Cultural Dimensions of Egypt


            Egypt’s religion dictates much of, if not all, the citizen’s culture norms and practices; from family values to meeting etiquette to how men and women should dress. Geert Hofstede would call Egypt’s society as short-termed oriented or a society with great respect to traditions and principles. However, religion isn’t the only thing handing out orders. Social class is extremely prominent in Egypt and depending what class one is born into that will determine the kind of life and opportunities he or she will have in their life. It’s not like in the United States where one can, more easily than not, be born into a poor family, get a college education, and be of higher class than their parents. There is little to no social mobility in Egypt. Much of that is due to, again, tradition and hierarchy; a restrained society as Hofstede would call it. A society constrained of its “joy” at the expense of strict social norms. The rest of Egyptian society see their culture in a more holistic perspective rather than individualistically. They see their culture as sort of a melting pot, Egyptian being one dimension, African, Arab, and Muslim the rest; as opposed to the majority of the community holding religion in a much higher pedestal than their nationality.  Nevertheless, the African country holds an aesthetic civilization; a community of nobility and honor where even the mighty strength of governments don’t shadow value and principles. It’s something one doesn’t see very much in today’s world, at least, in most western parts of it. It shows even the, seemingly, weakest countries are truly the strongest through their virtues and respect for themselves and others. Because strength shouldn’t be measured by the amount of money in your pocket, but the amount of character in your heart.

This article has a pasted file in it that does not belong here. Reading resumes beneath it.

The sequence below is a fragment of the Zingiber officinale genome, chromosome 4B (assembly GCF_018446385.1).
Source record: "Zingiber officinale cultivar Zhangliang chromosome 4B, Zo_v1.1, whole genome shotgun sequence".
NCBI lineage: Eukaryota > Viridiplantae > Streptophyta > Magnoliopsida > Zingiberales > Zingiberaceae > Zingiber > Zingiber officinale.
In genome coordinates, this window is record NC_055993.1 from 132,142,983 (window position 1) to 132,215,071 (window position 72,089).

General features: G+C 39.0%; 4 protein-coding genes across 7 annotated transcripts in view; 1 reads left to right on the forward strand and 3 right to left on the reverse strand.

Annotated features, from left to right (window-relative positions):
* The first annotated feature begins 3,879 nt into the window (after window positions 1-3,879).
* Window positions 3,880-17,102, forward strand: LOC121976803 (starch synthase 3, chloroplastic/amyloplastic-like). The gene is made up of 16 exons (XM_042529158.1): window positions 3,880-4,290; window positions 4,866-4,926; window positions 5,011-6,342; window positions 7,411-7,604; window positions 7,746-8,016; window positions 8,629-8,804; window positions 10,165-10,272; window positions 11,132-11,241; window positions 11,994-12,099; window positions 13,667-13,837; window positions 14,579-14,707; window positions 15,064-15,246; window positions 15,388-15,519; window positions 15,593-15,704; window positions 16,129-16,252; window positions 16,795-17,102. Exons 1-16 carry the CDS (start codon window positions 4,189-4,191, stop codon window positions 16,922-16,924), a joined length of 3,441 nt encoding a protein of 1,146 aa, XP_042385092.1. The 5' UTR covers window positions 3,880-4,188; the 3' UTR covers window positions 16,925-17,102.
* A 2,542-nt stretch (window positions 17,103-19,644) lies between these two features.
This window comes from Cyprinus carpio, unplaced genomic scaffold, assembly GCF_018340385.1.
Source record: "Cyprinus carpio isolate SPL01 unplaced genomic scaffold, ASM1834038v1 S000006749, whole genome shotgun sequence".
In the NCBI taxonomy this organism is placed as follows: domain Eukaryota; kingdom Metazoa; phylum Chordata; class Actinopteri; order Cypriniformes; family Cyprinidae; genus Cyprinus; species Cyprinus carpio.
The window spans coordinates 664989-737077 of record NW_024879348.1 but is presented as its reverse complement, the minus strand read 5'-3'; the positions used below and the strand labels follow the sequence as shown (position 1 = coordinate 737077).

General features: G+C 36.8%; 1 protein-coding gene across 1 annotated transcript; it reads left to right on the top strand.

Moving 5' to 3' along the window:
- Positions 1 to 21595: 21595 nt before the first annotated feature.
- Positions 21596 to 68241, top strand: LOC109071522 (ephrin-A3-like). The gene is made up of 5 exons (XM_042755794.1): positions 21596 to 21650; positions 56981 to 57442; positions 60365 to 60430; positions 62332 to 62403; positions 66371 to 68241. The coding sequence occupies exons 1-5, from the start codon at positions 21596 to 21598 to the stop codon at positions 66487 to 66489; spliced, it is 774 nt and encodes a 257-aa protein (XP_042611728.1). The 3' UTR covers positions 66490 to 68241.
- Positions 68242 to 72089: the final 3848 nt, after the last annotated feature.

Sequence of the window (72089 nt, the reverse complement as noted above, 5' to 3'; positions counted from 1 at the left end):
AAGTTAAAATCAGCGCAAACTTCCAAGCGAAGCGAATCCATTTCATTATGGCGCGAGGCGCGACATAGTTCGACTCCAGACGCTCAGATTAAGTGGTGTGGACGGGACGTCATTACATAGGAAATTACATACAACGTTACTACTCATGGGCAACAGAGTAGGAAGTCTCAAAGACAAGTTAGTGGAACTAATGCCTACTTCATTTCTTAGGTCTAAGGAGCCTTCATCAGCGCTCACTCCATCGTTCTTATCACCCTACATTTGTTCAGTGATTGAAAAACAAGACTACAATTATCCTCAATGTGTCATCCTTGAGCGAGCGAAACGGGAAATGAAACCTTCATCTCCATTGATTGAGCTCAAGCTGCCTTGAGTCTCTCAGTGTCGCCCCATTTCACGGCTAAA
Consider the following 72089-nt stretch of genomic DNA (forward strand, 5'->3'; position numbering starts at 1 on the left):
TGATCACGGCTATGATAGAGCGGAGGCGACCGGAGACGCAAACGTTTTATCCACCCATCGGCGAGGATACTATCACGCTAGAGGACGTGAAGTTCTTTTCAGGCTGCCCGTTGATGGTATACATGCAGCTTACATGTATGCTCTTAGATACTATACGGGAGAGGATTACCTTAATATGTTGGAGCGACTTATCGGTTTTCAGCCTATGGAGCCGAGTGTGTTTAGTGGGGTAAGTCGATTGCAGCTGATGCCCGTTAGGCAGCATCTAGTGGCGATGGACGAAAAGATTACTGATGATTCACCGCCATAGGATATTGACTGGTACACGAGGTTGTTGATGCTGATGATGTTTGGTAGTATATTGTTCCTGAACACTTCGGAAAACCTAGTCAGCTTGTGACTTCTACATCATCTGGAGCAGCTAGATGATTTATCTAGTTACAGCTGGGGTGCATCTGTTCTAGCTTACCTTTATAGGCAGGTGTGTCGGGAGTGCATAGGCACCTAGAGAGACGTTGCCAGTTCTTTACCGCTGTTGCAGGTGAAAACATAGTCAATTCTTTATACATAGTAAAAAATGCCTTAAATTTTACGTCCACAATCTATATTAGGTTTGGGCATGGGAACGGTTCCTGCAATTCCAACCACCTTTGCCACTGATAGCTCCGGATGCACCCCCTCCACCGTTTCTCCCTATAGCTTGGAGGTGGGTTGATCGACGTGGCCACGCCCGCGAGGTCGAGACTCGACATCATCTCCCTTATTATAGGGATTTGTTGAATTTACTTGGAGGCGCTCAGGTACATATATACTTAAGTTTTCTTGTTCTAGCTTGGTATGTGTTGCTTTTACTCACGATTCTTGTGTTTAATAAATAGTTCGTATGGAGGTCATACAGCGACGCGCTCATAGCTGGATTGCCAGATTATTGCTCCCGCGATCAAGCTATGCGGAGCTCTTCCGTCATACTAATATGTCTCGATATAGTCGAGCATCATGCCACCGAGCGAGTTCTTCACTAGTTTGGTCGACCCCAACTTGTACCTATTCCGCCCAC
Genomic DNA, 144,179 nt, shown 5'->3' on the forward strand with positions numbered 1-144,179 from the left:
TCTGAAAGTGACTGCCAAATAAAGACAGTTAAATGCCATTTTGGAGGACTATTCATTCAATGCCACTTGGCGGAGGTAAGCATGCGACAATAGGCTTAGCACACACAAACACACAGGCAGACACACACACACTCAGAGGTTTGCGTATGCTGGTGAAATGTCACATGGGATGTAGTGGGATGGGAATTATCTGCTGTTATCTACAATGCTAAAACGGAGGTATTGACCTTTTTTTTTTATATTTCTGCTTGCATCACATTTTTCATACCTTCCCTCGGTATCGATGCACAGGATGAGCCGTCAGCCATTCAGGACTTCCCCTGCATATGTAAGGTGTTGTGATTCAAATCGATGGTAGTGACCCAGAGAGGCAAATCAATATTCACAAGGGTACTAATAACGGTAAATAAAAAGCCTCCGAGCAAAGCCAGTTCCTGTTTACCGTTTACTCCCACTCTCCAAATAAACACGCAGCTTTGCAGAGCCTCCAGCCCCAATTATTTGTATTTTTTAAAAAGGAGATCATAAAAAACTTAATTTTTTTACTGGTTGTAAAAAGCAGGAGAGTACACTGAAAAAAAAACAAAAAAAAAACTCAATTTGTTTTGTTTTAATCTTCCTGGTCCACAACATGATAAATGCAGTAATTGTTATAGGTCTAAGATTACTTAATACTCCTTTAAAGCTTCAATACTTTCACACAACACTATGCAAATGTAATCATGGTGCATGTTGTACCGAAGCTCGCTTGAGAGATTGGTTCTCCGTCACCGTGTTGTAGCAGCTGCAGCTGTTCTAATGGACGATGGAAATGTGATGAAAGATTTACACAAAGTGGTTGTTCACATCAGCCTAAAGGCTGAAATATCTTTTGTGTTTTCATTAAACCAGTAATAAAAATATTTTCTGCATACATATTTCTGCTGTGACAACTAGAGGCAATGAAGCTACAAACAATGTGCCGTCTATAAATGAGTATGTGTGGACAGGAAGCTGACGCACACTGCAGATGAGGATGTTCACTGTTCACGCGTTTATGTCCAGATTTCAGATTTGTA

2 thoughts on “Cultural Dimensions of Egypt

  1. Your blog sparks my interest especially because the culture is influenced by religion so much, something I haven’t experienced much of living in the US. A country where there is little to no social mobility as you stated in your blog will make for an interesting marketing situation. There will be a clear upper, middle and lower class that you can target with different marketing strategies and mixes.

  2. ok, now that you have one blog entry under your belt, the feedback is going to focus on improving your (1) analytical skills (refer rubric 6-7), (2) information curating skills and (3) upping your professional blogging skills. Also, meeting assignment deadline is important to earn maximum grade points.

    what i would like to see you play around with as far as professional blogging skills are concerned:
    1. review my feedback for blog entry 1
    1b. navigation in your blog (look at nav bar, menu bar best practices)
    2. organize research info under category/topic
    3. search for key words/phrases that are used to search for youth culture etc. and incorporate those terms
    4. break up the text into smaller chunks.
    5. weave pics into the narrative.

    what i would like to see improve in your analytical skills:
    1. concepts/terms from learning materials are utlized to explain secondary research (and personal experience if any) in the post. For instance, the four components of culture – language, institutions, material and symbolic productions should be clearly indicated ideally in separate paras in the analysis to showcase your in-depth understanding of the concepts.
    2. Avoid making broad general observations. Instead, use examples from your secondary research/direct experience to describe a cultural a concept.
    3. Start looking into the youth culture within the broad general culture of the region.
    4. adopt a professional citation format. for instance, add a live link to hofstede in the post.

    good luck!

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